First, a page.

In this market, sellers have to be patient.
As he prepares his Winfield home for listing, Shelton Scott says he's also prepared to wait for a buyer -- even after it appears one has come along.
Hold your breath until you leave the closing table, experts advise sellers.
Lenders have been tightening their requirements on who qualifies for a mortgage. Even a buyer who is pre-approved for a loan amount can find his formal application turned down. These and other derailments can occur right up until you hand over the keys.
There are four minefields in financing:
"The risks are with the property or the buyer's credit, income or down payment," says Kent Cochrum, president of Kings- land Financial Services, Wheaton.
When risk rises in one of the areas, the loan can't go through unless one or more of the other three are strengthened.
For example, the national agencies Fannie Mae and Freddie Mac have designated many areas of the country as "declining" housing markets, which requires a buyer to put an additional 5 percent down.
Lots of areas in Chicago and its environs carry the designation, says Steven McCormick, president of First Centennial Mortgage, Aurora.
So, someone with a good credit score and stable income who could qualify for a mortgage with 3 percent down payment would have to come up with 8 percent in these areas.
Even on loans for neighborhoods where prices are holding up, borrowers have trouble if they have credit problems, spotty employment or other blemishes. Unless borrowers can compensate in another area -- a big down payment or a large income relative to debt, for instance -- they will be out of luck. For sellers, the issue isn't to attract just buyers, but rather financially strong buyers.
"When Realtors start bringing people in, my biggest concern is whether those buyers [have been] properly pre-qualified by a lender," says Scott.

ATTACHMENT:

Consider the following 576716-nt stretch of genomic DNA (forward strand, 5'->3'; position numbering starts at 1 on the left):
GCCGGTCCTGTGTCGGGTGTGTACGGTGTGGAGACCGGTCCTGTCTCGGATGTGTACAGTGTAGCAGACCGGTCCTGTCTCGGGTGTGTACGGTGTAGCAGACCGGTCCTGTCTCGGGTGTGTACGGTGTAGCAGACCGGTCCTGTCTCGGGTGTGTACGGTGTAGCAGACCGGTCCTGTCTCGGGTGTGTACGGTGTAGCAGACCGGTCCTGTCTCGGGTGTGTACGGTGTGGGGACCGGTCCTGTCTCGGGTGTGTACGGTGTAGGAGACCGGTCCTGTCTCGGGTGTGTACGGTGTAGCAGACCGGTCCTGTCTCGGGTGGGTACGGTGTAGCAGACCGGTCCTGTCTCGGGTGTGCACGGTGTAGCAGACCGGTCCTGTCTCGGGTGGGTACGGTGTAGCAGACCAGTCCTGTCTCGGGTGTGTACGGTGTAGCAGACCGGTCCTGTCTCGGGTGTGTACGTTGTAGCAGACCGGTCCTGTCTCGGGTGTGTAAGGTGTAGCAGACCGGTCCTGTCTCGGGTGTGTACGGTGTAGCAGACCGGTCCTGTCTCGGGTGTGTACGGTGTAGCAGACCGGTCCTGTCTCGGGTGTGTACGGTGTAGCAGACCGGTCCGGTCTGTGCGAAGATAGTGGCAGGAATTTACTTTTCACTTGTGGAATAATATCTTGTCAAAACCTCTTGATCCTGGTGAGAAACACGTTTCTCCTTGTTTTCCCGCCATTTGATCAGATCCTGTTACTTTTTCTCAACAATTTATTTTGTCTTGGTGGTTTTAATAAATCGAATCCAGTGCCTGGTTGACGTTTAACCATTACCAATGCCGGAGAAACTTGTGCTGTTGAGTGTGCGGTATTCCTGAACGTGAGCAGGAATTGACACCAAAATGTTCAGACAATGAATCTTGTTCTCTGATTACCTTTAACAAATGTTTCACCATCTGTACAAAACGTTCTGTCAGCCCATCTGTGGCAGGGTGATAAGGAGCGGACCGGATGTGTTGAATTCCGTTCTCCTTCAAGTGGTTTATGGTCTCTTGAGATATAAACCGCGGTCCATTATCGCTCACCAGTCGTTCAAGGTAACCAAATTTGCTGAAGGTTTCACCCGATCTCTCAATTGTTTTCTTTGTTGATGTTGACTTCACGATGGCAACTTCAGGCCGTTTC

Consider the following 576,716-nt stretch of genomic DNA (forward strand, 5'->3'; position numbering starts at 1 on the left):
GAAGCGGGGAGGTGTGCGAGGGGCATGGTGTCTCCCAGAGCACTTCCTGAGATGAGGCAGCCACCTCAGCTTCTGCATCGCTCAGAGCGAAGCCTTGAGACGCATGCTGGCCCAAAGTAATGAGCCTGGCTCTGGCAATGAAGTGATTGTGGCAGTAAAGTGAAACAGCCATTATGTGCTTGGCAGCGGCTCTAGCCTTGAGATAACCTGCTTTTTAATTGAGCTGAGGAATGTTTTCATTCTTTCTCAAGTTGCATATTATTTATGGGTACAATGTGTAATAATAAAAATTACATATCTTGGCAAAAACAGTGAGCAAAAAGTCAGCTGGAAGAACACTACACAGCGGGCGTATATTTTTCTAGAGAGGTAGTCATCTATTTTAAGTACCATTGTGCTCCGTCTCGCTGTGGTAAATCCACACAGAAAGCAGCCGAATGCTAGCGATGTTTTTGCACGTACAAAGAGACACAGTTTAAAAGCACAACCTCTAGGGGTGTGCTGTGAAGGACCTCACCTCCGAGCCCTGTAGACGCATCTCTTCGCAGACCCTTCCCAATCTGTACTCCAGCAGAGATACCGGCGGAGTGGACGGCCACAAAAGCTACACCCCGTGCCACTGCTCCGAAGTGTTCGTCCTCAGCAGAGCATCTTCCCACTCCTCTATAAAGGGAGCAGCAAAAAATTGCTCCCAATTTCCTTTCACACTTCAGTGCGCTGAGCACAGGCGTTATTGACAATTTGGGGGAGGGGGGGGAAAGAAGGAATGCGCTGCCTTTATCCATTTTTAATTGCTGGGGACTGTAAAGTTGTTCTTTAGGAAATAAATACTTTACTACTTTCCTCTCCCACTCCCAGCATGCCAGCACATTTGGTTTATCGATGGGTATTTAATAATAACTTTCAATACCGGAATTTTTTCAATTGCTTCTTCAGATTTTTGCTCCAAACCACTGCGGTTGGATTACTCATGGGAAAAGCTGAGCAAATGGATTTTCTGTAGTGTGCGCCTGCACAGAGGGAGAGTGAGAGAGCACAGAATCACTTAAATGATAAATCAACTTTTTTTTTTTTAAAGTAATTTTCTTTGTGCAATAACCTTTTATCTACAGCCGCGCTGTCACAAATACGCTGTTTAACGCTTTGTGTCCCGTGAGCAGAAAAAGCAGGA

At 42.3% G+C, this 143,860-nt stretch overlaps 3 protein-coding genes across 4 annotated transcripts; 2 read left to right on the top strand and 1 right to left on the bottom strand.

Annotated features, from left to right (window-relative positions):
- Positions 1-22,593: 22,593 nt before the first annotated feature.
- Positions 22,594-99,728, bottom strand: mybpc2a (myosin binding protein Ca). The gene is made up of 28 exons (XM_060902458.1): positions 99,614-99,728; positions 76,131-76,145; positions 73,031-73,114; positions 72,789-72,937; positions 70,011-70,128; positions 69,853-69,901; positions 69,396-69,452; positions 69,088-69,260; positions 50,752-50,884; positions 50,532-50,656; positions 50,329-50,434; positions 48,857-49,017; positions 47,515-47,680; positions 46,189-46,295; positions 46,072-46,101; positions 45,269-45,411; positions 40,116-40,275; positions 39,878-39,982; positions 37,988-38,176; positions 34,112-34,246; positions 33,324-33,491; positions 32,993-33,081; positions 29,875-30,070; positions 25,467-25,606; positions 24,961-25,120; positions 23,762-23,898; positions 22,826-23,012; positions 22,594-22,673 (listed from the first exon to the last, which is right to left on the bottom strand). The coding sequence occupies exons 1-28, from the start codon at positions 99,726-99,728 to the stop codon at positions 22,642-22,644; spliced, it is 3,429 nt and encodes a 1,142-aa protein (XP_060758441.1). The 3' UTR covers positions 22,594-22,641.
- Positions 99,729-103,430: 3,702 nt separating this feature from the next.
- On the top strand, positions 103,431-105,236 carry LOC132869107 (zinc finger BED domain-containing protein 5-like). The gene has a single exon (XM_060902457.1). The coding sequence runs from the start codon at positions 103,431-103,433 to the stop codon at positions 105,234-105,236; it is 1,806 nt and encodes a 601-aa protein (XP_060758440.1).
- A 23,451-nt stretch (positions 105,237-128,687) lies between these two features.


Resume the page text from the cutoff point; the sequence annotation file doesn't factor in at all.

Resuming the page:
The standard purchase contract used in Illinois shows the prospective lender, the amount of down payment and whether the buyer has been pre-approved for the loan. That gives the seller some idea of the buyer's finances, says Rose Pagonis, agent with Re/Max Professionals Select, Naperville.
But even pre-approval is no guarantee. A buyer still can make a misstep, say missing a bill payment, before the closing and sink the loan.
Real estate agents say they often phone lenders to confirm that the loan is progressing without serious hitches.
For further insulation a seller needn't stop marketing a home when he accepts a purchase contract, says Cindy Banks, an agent with Re/Max Cornerstone in West Chicago. She keeps records of buyers interested in a property but continues to show that property in many instances. "You've got to track the leads in case [the buyer's financing] crashes and burns."
Buyers, of course, also want to avoid snarls. Check early and often with your lender, advises Bob Valente, president of Bancfirst Mortgage, Palos Heights.
And though armed with a buyer's credit, debts and income in the "pre-approval" process, the lender will likely suggest saving more for a down payment or taking steps to boost credit before purchasing. This helps when they have to verify their financial position when making the formal application.
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IN THE WEB EDITION: Take a peek at the progress of Kevin's place
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